if this is the case in your case.
Smokey fires are cured by raising the grate, or dropping a smokehood
down to reduce the aperture
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On Thu, 6 Nov 2003 00:04:00 -0000, "MR" <no-email-address> wrote:
It appears that you have a pre-cast concrete block flue or similar.
First things first,check the makers instructions for the fire and see
if it is suitable for a pre cast flue?
did you have a fire fitted to it and did it work ok before??
This is a common problem with this flue type and rodding out any
cement "snots" is a common fix. Access is a problem though. I have
done flue inspections using a remote camera in this sort of situation
A fan powered flue assistance device is probably a no in this
Something is bothering me about photo 1. It looks to me as if the inside
of the termination flue block slopes up and away from the front lip.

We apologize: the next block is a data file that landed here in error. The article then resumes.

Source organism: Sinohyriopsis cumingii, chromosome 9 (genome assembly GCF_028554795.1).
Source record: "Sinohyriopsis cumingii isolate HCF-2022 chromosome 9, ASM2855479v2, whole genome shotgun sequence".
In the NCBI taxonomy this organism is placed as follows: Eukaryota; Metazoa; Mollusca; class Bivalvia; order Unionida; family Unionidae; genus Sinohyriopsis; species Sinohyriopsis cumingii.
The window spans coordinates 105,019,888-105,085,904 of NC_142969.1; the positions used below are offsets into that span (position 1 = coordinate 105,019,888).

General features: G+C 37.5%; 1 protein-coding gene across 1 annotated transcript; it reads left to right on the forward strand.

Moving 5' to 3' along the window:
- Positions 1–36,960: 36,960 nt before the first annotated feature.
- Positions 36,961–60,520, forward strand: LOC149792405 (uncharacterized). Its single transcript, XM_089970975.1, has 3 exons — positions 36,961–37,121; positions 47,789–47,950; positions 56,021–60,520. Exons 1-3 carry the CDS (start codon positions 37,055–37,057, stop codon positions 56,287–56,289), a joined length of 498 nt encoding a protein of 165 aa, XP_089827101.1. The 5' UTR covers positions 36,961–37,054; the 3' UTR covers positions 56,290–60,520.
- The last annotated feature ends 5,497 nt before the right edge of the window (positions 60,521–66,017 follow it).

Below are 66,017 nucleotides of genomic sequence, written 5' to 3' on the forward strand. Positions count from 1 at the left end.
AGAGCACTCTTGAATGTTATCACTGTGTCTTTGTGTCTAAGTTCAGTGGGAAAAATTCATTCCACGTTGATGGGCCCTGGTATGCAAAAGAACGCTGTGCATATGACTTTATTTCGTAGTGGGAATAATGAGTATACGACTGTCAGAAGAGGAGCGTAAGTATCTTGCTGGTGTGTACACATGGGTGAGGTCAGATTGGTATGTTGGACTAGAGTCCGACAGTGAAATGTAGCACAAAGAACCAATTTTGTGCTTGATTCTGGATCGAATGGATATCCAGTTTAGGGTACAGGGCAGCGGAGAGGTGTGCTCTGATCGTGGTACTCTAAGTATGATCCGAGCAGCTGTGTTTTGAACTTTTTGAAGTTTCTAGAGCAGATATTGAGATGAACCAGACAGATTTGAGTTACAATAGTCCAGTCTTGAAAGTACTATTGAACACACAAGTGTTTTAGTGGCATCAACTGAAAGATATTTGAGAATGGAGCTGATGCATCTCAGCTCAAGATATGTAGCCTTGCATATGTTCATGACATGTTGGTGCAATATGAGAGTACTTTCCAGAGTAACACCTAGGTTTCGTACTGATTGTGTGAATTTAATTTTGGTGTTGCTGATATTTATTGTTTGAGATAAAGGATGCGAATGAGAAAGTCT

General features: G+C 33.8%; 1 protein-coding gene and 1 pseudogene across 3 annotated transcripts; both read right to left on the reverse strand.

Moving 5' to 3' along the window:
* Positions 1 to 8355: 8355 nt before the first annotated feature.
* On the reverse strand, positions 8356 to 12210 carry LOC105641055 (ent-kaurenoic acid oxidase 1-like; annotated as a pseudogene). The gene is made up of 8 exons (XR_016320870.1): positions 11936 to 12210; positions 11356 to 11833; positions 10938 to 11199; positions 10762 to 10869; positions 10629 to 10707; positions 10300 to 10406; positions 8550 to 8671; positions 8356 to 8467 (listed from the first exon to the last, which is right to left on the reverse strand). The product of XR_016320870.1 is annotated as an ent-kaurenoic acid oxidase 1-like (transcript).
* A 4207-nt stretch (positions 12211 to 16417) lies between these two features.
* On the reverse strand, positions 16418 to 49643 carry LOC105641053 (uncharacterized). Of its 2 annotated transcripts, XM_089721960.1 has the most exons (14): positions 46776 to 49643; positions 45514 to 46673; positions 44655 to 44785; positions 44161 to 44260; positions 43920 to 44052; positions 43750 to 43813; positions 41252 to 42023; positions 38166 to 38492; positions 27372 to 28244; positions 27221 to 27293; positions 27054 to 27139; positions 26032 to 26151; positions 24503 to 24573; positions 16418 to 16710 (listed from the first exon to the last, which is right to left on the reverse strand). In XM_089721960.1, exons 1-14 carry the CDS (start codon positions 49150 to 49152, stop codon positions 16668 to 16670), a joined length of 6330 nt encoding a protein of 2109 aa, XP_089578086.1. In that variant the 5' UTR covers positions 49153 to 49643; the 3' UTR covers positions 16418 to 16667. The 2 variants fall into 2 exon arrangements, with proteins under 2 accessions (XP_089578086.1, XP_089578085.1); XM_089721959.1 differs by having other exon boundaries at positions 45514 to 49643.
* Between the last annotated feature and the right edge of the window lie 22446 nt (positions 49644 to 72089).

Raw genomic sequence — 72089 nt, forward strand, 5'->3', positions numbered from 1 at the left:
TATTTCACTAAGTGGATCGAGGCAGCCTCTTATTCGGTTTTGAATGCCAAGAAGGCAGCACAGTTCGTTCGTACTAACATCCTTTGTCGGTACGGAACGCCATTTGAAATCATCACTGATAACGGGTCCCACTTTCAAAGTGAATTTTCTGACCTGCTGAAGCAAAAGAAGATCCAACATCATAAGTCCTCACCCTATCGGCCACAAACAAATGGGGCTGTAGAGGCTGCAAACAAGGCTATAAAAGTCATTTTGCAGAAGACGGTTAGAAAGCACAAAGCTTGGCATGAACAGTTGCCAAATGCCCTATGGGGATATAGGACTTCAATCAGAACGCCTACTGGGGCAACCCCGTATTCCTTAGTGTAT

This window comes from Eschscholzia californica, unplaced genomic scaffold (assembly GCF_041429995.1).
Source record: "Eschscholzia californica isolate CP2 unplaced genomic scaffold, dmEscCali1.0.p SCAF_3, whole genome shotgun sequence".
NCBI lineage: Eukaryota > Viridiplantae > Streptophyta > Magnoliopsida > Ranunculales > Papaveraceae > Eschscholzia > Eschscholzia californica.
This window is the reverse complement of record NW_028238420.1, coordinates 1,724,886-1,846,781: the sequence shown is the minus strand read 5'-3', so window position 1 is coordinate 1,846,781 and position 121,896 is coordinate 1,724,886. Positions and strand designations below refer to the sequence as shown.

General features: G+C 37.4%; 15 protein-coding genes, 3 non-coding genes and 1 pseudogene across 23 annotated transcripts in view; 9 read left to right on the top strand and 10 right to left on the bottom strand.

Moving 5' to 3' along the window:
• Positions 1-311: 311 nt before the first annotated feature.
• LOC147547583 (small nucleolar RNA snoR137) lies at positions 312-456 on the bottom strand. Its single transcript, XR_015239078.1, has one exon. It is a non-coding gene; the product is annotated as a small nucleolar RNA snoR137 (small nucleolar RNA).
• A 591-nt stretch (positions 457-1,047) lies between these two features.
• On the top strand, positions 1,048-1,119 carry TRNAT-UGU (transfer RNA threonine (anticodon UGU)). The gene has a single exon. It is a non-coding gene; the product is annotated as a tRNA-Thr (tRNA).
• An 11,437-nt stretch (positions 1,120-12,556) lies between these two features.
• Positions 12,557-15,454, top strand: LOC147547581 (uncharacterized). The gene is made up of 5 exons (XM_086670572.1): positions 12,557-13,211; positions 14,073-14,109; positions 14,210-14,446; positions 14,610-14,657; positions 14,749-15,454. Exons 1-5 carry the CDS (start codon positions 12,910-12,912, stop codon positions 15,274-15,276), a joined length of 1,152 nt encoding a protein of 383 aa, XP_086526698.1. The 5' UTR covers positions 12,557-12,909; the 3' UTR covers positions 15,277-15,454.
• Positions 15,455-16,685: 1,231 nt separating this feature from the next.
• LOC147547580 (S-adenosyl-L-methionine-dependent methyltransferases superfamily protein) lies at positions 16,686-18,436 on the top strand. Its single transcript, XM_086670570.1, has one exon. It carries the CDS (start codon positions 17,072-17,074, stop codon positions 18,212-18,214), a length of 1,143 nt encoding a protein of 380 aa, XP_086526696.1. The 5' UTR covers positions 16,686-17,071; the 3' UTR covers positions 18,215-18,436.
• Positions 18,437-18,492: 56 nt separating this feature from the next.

This suggests to me that the block is upside down !!. Can you actually
see *down* into the flue blocks below the termination one ?. I.e.
looking down towards the fire ?.
I have just come onto this thread. Oh Sh*t.
We have a really bad installation here:
1 Flexible liner used where rigid flue pipe should be used.
2 Terminal block on flue block system looks completely wrong - should be
45 degrees not vertical.
3 Flexible liner detached from flue block. (Though that may have been
done for the camera.)
Looks like at _minimum_ a doouble wall metal flue system needs to be put in,
also the top block block need removing and replacing with the correct
Ed Sirett - Property maintainer and registered gas fitter.